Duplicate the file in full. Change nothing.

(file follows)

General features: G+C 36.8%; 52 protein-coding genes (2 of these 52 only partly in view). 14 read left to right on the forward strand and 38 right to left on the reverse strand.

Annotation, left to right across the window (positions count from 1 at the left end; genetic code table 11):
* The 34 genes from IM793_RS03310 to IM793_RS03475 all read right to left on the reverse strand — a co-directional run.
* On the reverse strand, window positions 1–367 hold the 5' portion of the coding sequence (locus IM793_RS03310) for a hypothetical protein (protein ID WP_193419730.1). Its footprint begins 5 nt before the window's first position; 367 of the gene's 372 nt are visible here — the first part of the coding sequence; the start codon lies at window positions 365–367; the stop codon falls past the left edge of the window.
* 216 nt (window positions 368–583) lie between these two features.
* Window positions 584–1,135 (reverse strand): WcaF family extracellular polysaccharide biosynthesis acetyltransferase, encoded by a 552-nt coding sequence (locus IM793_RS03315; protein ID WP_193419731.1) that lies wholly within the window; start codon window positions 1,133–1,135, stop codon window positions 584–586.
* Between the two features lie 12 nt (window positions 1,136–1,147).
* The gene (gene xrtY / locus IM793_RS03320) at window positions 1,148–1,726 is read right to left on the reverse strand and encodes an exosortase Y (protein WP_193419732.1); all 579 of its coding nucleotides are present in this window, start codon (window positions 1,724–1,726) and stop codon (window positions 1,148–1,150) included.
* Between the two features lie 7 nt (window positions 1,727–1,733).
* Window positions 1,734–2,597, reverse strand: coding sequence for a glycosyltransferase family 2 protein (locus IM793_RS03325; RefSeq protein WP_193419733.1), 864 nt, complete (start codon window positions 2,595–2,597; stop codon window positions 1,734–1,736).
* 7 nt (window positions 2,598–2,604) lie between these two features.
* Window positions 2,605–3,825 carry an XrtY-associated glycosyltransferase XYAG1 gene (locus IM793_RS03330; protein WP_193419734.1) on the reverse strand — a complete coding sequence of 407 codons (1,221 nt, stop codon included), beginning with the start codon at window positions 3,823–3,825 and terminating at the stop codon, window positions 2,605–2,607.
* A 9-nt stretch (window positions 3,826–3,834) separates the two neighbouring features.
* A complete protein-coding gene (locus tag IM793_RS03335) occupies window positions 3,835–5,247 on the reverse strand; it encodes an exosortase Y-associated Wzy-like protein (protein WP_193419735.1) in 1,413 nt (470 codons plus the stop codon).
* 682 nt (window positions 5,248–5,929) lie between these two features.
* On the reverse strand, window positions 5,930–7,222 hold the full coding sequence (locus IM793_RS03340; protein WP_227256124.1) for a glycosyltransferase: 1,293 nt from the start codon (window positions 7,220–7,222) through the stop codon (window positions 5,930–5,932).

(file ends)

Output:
General features: G+C 36.8%; 52 protein-coding genes (2 of these 52 only partly in view). 14 read left to right on the forward strand and 38 right to left on the reverse strand.

Annotation, left to right across the window (positions count from 1 at the left end; genetic code table 11):
* The 34 genes from IM793_RS03310 to IM793_RS03475 all read right to left on the reverse strand — a co-directional run.
* On the reverse strand, window positions 1–367 hold the 5' portion of the coding sequence (locus IM793_RS03310) for a hypothetical protein (protein ID WP_193419730.1). Its footprint begins 5 nt before the window's first position; 367 of the gene's 372 nt are visible here — the first part of the coding sequence; the start codon lies at window positions 365–367; the stop codon falls past the left edge of the window.
* 216 nt (window positions 368–583) lie between these two features.
* Window positions 584–1,135 (reverse strand): WcaF family extracellular polysaccharide biosynthesis acetyltransferase, encoded by a 552-nt coding sequence (locus IM793_RS03315; protein ID WP_193419731.1) that lies wholly within the window; start codon window positions 1,133–1,135, stop codon window positions 584–586.
* Between the two features lie 12 nt (window positions 1,136–1,147).
* The gene (gene xrtY / locus IM793_RS03320) at window positions 1,148–1,726 is read right to left on the reverse strand and encodes an exosortase Y (protein WP_193419732.1); all 579 of its coding nucleotides are present in this window, start codon (window positions 1,724–1,726) and stop codon (window positions 1,148–1,150) included.
* Between the two features lie 7 nt (window positions 1,727–1,733).
* Window positions 1,734–2,597, reverse strand: coding sequence for a glycosyltransferase family 2 protein (locus IM793_RS03325; RefSeq protein WP_193419733.1), 864 nt, complete (start codon window positions 2,595–2,597; stop codon window positions 1,734–1,736).
* 7 nt (window positions 2,598–2,604) lie between these two features.
* Window positions 2,605–3,825 carry an XrtY-associated glycosyltransferase XYAG1 gene (locus IM793_RS03330; protein WP_193419734.1) on the reverse strand — a complete coding sequence of 407 codons (1,221 nt, stop codon included), beginning with the start codon at window positions 3,823–3,825 and terminating at the stop codon, window positions 2,605–2,607.
* A 9-nt stretch (window positions 3,826–3,834) separates the two neighbouring features.
* A complete protein-coding gene (locus tag IM793_RS03335) occupies window positions 3,835–5,247 on the reverse strand; it encodes an exosortase Y-associated Wzy-like protein (protein WP_193419735.1) in 1,413 nt (470 codons plus the stop codon).
* 682 nt (window positions 5,248–5,929) lie between these two features.
* On the reverse strand, window positions 5,930–7,222 hold the full coding sequence (locus IM793_RS03340; protein WP_227256124.1) for a glycosyltransferase: 1,293 nt from the start codon (window positions 7,220–7,222) through the stop codon (window positions 5,930–5,932).